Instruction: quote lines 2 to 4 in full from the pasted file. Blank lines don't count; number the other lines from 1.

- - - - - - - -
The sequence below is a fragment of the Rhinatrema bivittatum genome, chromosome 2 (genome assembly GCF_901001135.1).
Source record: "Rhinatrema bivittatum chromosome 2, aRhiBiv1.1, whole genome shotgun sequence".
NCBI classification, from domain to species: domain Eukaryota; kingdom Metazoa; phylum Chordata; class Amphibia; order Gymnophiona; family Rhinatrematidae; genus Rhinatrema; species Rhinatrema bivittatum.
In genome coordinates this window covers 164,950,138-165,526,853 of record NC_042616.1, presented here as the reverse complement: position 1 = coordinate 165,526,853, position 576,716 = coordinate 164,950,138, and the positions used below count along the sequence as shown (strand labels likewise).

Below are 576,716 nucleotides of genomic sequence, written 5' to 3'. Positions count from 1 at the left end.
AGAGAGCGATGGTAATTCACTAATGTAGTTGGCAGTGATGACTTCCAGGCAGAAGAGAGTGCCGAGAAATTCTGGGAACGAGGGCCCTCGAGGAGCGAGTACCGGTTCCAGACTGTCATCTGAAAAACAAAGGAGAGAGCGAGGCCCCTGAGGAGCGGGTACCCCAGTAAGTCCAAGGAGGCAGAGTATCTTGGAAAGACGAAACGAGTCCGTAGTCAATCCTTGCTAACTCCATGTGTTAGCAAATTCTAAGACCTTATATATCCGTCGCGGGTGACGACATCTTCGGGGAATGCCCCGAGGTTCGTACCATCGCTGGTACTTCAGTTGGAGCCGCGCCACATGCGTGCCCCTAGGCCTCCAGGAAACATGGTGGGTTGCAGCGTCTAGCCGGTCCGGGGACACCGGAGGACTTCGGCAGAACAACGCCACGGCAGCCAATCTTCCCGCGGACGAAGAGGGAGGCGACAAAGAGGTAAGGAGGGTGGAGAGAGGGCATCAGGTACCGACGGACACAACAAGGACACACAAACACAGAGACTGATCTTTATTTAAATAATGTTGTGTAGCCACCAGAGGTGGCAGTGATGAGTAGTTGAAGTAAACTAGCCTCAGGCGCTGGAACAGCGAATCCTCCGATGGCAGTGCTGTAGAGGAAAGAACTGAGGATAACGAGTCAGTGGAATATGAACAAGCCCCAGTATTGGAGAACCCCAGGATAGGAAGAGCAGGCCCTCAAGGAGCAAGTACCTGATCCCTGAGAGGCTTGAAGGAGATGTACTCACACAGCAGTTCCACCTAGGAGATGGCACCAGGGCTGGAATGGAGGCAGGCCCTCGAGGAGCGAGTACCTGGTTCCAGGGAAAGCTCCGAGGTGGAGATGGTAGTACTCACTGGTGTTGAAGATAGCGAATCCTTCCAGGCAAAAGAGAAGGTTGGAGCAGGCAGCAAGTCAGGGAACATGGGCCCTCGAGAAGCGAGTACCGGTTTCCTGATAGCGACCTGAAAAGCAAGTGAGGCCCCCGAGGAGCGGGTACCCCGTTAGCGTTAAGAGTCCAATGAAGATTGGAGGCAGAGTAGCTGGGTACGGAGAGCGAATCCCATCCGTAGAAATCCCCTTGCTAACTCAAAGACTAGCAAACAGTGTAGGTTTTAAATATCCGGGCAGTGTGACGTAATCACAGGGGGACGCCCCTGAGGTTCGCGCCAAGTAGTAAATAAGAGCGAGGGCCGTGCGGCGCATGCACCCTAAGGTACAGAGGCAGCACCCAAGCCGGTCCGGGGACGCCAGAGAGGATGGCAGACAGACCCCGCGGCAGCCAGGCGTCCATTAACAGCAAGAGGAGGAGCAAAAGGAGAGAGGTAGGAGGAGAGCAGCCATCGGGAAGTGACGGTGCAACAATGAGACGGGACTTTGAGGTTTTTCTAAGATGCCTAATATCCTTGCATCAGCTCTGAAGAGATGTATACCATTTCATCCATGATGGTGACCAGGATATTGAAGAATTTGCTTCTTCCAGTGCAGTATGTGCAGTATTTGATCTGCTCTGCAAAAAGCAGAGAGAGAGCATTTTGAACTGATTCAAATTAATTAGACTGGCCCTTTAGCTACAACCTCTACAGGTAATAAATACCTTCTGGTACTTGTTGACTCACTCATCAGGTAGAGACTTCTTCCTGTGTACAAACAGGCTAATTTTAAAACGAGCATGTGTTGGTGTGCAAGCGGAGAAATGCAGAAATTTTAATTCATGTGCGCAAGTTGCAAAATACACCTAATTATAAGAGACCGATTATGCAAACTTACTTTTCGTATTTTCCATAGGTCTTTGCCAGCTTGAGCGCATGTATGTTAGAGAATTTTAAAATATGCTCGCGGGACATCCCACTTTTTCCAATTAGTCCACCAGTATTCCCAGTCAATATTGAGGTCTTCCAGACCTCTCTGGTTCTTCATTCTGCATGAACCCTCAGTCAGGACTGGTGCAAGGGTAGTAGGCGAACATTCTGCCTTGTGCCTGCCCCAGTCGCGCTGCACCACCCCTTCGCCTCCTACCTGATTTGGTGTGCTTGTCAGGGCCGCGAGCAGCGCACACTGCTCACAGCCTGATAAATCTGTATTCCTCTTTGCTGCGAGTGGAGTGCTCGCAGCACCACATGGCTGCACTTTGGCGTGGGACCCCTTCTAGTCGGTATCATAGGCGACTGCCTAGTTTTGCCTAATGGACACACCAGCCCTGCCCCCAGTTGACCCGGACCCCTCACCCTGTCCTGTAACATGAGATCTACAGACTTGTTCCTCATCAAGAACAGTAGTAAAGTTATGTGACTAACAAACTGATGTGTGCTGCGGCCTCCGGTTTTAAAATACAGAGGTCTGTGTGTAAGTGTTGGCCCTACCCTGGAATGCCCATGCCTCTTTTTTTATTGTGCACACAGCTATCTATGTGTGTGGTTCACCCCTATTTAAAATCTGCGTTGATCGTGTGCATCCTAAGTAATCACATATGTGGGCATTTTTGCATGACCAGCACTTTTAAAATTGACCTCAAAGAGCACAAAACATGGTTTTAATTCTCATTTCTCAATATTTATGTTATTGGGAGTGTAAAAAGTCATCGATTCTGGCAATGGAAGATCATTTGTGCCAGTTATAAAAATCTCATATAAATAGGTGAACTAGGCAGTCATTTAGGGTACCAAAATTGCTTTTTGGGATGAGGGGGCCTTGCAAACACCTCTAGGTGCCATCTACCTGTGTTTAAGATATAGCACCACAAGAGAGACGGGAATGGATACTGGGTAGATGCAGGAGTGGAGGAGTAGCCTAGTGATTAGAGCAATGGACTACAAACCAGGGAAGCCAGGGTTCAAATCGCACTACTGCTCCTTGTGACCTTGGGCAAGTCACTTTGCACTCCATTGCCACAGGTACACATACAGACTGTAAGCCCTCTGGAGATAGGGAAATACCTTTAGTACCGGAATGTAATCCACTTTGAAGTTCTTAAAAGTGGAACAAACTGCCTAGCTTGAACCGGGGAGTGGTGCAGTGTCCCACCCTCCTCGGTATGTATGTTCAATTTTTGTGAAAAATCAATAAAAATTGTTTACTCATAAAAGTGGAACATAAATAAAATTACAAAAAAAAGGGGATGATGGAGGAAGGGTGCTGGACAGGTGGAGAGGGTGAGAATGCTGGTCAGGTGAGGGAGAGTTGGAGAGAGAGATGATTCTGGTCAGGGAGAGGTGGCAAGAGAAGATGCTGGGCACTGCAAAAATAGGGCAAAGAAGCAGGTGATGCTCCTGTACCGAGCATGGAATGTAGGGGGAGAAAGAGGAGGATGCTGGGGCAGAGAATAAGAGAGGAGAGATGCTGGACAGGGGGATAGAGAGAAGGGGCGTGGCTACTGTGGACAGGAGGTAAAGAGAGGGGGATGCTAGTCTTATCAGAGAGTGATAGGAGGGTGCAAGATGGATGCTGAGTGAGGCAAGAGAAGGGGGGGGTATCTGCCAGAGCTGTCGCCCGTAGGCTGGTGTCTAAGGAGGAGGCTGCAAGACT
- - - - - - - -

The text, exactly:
Source record: "Rhinatrema bivittatum chromosome 2, aRhiBiv1.1, whole genome shotgun sequence".
NCBI classification, from domain to species: domain Eukaryota; kingdom Metazoa; phylum Chordata; class Amphibia; order Gymnophiona; family Rhinatrematidae; genus Rhinatrema; species Rhinatrema bivittatum.
In genome coordinates this window covers 164,950,138-165,526,853 of record NC_042616.1, presented here as the reverse complement: position 1 = coordinate 165,526,853, position 576,716 = coordinate 164,950,138, and the positions used below count along the sequence as shown (strand labels likewise).